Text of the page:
The battery is based on lithium-air cell technology, which uses carbon electrodes rather than heavier metal ones in conventional batteries to react with oxygen and create electrical current.
The concept itself is not new, but IBM believes it has made a breakthrough that counters the biggest problem with lithium-air cells, which is their short lifespan.
California-based IBM physicist Winifried Wilcke told New Scientist magazine the key was developing an electrolyte that did not deplete when coming into contact with oxygen. He says the research team, which is supported by four US national labs and a number of commercial partners, has already created research prototypes of the battery and plans to have a full-size prototype ready for 2013.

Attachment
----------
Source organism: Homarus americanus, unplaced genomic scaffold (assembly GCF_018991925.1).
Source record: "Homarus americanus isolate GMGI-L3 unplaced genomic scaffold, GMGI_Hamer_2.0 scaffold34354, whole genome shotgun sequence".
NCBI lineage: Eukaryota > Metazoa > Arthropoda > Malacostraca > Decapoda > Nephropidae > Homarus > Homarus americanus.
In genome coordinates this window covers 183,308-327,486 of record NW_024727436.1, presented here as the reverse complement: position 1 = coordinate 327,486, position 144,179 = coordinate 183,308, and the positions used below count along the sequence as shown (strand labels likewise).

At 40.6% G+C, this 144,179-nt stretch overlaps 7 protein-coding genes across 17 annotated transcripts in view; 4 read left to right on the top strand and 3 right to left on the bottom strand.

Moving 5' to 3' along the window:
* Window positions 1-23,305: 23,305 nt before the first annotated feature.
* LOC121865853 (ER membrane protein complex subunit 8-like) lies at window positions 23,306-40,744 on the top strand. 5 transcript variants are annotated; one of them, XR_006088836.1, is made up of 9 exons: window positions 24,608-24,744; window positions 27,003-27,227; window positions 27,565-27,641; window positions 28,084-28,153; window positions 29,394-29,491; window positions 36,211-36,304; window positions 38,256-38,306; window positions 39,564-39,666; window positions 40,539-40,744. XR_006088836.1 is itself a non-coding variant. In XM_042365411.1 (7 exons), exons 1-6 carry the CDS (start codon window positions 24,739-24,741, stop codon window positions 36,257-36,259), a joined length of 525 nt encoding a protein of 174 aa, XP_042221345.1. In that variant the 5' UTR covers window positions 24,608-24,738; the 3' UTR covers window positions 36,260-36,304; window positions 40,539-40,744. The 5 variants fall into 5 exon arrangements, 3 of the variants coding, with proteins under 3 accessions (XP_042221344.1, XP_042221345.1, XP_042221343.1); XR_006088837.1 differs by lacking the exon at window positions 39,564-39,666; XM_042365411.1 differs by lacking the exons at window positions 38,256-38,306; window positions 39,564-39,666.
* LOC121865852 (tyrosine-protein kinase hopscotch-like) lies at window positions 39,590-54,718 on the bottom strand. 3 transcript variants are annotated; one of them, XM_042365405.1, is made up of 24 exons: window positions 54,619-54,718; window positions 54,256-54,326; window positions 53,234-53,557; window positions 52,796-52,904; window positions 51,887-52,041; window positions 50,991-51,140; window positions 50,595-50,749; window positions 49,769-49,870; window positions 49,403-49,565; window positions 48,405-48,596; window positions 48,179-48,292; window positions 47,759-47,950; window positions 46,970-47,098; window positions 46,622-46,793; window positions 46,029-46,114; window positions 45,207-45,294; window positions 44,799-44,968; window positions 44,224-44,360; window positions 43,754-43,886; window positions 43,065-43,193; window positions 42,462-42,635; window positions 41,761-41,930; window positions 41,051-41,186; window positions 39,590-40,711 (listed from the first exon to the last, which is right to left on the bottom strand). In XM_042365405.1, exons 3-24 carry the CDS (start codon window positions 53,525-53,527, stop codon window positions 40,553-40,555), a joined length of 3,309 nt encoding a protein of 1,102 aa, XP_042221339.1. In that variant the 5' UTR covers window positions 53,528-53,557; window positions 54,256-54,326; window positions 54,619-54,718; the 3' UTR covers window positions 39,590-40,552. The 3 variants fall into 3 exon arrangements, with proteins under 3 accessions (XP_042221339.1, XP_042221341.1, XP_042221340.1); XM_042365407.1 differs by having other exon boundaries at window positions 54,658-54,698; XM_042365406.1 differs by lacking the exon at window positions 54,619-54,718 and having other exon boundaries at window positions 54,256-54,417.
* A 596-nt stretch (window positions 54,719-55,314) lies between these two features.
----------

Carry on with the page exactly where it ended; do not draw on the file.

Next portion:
Most of today’s electric vehicles use lithium-ion batteries, and the majority have a maximum range of 160km. With an estimated range five times greater than modern day EVs, vehicles powered by lithium-air batteries would be competitive with conventional petrol-powered vehicles. There is no word on how long a recharge would take.
IBM says the technology could be commercially available by 2020.